BEFORE THE BUILDING…
notes from Jack Thompson
We held our meetings at the Legion club. The Court of Honor didn’t look to good. The flags were stored in the basement of the city hall in cardboards boxes. The tops were open and not kept very well. The trailer was in the old building behind the old fire station. What sockets we had were stuck along the wall.
It was decided to build a building. Del Shepard said he would donate $5000 to start a fundraiser. Mike Boylan and Lloyd Hicks were the leaders. People gave what they could. $40,000 was the goal. We got $20,000 and then the well went dry. We decided to put up a plain steel building with a dirt floor…just something to call our own. Lloyd and Carol kept books and everyone who gave had their names recorded, along with the amount. Those records are still in the office. We had two bids on the building. They were close but the Mercantile was local so went with that.
Then things changed. Marion Murphy passed away. She liked the Court of Honor and she left us $10,000. Then we got some $1,000 donations and finally we got our $40,000 goal. There had been no plans for the internal part of the building. It was done as we went along. The additional funding went to the water and sewer, the meeting room, the flag room, the wiring and the rest for two trailers. The roll up doors and suspended ceiling in the meeting room and all the wiring were done by Gordy Perkins and Lee Walters.
We decided on the location for the building. It would need 30″ of clay fill dirt. Don Cashatt furnished dirt, loader, 3 dump trucks and a roller-dozer, as well as a man to use the level. I was designated to dump the trucks. We had a good man on the dozer. The 30″ was off of road height.
The building was purchased from Farmers Mercantile and erected by their contractor. The floor was poured by Echternach Construction.
The interior of the building was done by lots of local people and Court of Honor members under the direction of Lloyd Hicks.
The ditch for the water and sewer was dug by Homer Focht from Alix Ave. to the building. Mike from Larson Plumbing and Jack Thompson laid the lines.
Number one – always talk to the cemetery people about driving sockets. They have to locate the markers for the lots. They are not all the same. We tired to stay 4 feet outside of the markers.
Years ago, before the building was built, the cemetery replaced some water lines. It amounted to several hundred feet of 1 1/4″ gaiv. pipe. They gave the old pipe to the Court of Honor. The pipe came out in lots of pieces. Some was cut in 20′ pieces that had to be straightened but we could use most of it for sockets. We ended up with about 300 sockets. We had a chop saw to cut them in to 2′ pieces. Then one end had to be crimped. The junk yard had a huge shearer that we used for that. The sockets were stored in the old fire station building with 2 trailers. Don’t remember who did all of this except Lloyd Hicks, Rex Holmes, Jack Thompson and 2 other guys.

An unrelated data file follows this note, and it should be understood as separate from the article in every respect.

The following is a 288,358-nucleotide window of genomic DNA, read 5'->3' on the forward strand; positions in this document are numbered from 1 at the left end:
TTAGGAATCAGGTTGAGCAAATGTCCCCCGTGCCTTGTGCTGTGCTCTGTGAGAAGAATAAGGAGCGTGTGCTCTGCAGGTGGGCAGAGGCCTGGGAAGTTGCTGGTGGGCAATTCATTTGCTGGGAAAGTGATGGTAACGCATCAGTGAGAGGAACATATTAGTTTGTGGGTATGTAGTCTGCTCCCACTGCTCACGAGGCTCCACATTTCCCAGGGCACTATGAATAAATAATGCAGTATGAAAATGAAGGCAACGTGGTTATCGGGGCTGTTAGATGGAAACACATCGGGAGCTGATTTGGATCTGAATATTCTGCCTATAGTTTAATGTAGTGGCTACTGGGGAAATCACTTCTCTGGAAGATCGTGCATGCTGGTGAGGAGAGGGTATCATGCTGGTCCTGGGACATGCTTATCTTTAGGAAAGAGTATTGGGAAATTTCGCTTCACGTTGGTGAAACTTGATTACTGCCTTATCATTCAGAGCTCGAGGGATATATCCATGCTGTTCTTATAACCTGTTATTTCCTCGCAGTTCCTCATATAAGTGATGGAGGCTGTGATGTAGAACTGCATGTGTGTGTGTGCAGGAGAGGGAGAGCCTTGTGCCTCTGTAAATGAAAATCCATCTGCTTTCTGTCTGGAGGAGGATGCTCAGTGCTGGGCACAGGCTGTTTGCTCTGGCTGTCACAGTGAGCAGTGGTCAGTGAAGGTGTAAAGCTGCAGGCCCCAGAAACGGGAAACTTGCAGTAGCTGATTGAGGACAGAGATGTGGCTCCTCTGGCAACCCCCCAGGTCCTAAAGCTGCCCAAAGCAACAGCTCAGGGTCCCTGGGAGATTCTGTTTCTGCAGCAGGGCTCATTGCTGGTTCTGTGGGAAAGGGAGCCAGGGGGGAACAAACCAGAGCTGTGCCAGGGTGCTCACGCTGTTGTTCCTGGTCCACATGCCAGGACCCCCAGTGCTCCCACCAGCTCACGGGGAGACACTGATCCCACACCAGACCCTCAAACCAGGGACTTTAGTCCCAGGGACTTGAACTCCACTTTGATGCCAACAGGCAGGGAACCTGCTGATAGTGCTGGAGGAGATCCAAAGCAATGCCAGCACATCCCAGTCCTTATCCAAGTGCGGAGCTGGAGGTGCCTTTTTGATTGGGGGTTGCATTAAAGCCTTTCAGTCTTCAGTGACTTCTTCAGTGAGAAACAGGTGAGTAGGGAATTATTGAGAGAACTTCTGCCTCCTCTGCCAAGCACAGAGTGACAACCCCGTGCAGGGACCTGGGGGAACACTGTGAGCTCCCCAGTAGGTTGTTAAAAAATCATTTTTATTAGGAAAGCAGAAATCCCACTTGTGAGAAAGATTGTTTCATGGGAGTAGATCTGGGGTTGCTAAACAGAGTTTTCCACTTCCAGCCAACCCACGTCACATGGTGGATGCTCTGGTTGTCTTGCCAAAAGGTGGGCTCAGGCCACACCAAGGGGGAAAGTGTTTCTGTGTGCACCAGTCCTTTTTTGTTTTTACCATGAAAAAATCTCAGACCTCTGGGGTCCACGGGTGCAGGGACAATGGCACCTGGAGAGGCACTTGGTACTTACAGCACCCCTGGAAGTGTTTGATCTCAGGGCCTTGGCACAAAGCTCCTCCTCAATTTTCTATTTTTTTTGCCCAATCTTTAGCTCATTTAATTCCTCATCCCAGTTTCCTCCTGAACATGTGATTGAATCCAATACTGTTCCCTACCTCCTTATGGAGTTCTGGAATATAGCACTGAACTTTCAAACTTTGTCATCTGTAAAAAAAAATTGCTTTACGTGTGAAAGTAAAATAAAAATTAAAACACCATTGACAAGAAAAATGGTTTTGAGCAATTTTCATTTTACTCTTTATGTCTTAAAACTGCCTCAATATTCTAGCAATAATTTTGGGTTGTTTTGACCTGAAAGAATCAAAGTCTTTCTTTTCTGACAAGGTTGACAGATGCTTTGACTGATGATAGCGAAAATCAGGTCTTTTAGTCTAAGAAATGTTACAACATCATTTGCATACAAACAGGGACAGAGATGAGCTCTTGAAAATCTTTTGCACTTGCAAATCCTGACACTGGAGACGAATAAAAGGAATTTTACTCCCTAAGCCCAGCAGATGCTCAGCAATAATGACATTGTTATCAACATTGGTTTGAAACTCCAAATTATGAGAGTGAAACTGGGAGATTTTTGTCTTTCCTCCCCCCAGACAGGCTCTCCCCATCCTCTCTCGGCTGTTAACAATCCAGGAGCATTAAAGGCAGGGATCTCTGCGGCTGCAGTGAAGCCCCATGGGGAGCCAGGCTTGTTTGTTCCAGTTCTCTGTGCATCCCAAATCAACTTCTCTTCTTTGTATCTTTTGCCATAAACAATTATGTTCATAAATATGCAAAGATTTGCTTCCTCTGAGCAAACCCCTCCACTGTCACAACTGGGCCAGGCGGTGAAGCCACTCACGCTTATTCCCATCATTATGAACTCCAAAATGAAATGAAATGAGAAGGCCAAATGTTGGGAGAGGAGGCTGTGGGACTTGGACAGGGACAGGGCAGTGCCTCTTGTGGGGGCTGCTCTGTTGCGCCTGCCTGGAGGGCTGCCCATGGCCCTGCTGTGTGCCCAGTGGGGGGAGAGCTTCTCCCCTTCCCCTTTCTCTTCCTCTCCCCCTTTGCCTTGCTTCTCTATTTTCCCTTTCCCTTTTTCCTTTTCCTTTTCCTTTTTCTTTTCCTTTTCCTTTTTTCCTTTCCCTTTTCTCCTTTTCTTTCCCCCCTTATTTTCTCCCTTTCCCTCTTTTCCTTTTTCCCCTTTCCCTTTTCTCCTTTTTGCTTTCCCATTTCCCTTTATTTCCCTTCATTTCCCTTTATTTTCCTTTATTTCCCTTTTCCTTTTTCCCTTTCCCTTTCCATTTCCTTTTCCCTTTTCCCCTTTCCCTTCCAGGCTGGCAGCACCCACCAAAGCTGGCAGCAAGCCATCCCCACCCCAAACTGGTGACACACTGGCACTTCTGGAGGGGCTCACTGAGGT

Later those sockets were driven along the north fence. They are driven about 15′ south of each fence post. Two guys would measure and mark the spot with a wire flag. Jack drove the tractor and George Petty held the driver and socket on all of those. The city tractor was the best to drive socket.
The building was up so we needed black dirt to finish the slopes and the low spot south of the building. The city had a big pile of dirt north of the building. The city gave us the dirt and the use of the park loader tractor. Jack hauled dirt on all sides of the building and the low spot to the south. That took several evenings and a week- end to do this. I had hardly got the low spot filled when the seeding crew of Court of Honor members moved in. It was done.
Gordy Perkins and the Boy Scouts planted the bushes and the rail fence. The flag pole was donated by Homer Focht. It came from Homer’s Shop. It had been cut in two and had to be welded again. Guess Who?
First Fly over: Villisca had one the year before led by a guy from Villisca. We got a name and wrote to Washington DC and got a fly over the next year. It was a 4 plane fly over with the first pass at 11:00 – they turned and the second pass was the missing man formation. Haven’t had 4 planes since? One year, we tried for a B1 Bomber but didn’t get it. Several years ago the planes came from South Carolina. A Red Oak Boy led them. 4 planes flew into Offitt Air Force Base. 2 planes did the fly over. They were in radio contact from the ceremony to the planes. Avery Boose got the names added to the War II monument in the park. Grant, Villisca, Stanton and Red Oak American Legion Clubs joined to dedicate that. General Christenson was our memorial day speaker. He came a day early to seach for names in the cemetery. We have his speech on tape. It was great. Vice President Bush came to town. His body guards had to see everything. We didn’t put out any flags. Much of the paving in front and the west side was paid for by Del Shepard.